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From The Observatory:

Anyone who missed any of the AAS 239 press conferences can see them on the AAS Press Office's YouTube channel! Here's the full program.

From there I found the Monday, January 10, 2022 presentation NASA’S Newest X-Ray Eyes: an Update on the Imaging X-ray Polarimetry Explorer (IXPE) by Martin C. Weisskopf, IXPE Principal Investigator NASA/Marshall Space Flight Center

Below is a screenshot from page 4 which shows a diagram of IXPE and indicates that it has three parallel and identical X-ray telescopes.

Question: How does IXPE measure polarization, and why does it have three identical X-ray telescopes?

cropped from slide #4 of Martin C. Weisskopf, IXPE Principal Investigator's NASA’S Newest X-Ray Eyes: an Update on the Imaging X-ray Polarimetry Explorer (IXPE)

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  • $\begingroup$ @PM2Ring ya it seems to have been the result of an edit gone wrong; the current answer's author didn't catch it either, so I've deleted the first "telescope" in all places on the page (except of course your comment. Thanks! $\endgroup$
    – uhoh
    Commented Jan 16, 2022 at 14:31

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How does IXPE measure polarization?

Short answer: Electrons in the detector are preferential emitted in the direction of the polarization of the incident photon and then detected.

Quoting from NASA's IXPE: Polarization Detection page:

IXPE will have three identical X-ray telescopes, with polarization detectors at each focus. The detectors, called Gas Pixel Detectors (GPD) are based on proportional counters (see Mullard Space Science Laboratory's Introduction to Proportional Counters). Polarized X rays interacting with a gaseous medium create photoelectons that are preferentially emitted in the polarization direction. Photoelectron tracks mark the path of the photoelectron from the position of the initial X-ray interaction to its stopping point. Analysis of the distribution of the initial directions of the tracks gives the degree of polarization and the position angle from the incident X ray. Depiction of polarization selection process in the X-ray detector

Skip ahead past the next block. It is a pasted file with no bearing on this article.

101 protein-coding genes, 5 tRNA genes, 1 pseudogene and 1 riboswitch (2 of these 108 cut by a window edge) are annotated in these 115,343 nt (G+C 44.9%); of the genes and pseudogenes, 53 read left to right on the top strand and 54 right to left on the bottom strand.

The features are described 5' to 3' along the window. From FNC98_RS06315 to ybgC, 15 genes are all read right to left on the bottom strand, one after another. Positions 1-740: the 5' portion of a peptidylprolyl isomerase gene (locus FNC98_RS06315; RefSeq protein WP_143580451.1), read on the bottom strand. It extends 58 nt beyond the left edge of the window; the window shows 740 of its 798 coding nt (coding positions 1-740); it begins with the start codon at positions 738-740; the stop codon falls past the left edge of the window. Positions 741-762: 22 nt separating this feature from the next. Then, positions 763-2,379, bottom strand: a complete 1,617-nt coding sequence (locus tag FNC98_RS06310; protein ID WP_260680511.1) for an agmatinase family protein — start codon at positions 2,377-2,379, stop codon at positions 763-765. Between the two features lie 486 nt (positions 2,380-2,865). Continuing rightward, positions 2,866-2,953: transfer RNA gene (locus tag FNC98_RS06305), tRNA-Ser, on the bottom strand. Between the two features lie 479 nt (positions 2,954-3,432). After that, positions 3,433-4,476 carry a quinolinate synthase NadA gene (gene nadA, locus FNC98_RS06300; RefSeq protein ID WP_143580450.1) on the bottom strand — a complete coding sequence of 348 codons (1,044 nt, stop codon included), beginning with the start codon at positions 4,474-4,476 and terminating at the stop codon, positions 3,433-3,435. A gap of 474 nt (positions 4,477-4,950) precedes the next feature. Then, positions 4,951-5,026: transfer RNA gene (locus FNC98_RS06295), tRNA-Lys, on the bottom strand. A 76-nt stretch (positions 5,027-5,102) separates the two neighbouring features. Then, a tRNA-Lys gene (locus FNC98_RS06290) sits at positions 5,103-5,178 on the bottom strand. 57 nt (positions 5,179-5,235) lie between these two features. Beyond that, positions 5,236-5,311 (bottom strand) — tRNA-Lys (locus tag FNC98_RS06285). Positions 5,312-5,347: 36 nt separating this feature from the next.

Why does it have three identical X-ray telescopes?

Quoting from IXPE - Satellite Missions - eoPortal Directory:

Short answer: Redundancy and the three smaller systems could be accommodated better than one larger equivalent telescope.

These trades were completed and the result is the three telescope system described here which meets science objectives and requirements with margin while placing reasonable and achievable demands on the spacecraft, launch vehicle, and the deployable optical bench. Specifically, three identical systems provide redundancy, a range of detector clocking angles to mitigate against any detector biases, shorter focal length for given mirror graze angles (i.e., given energy response) and thinner/lighter mirrors compared to a single telescope system.

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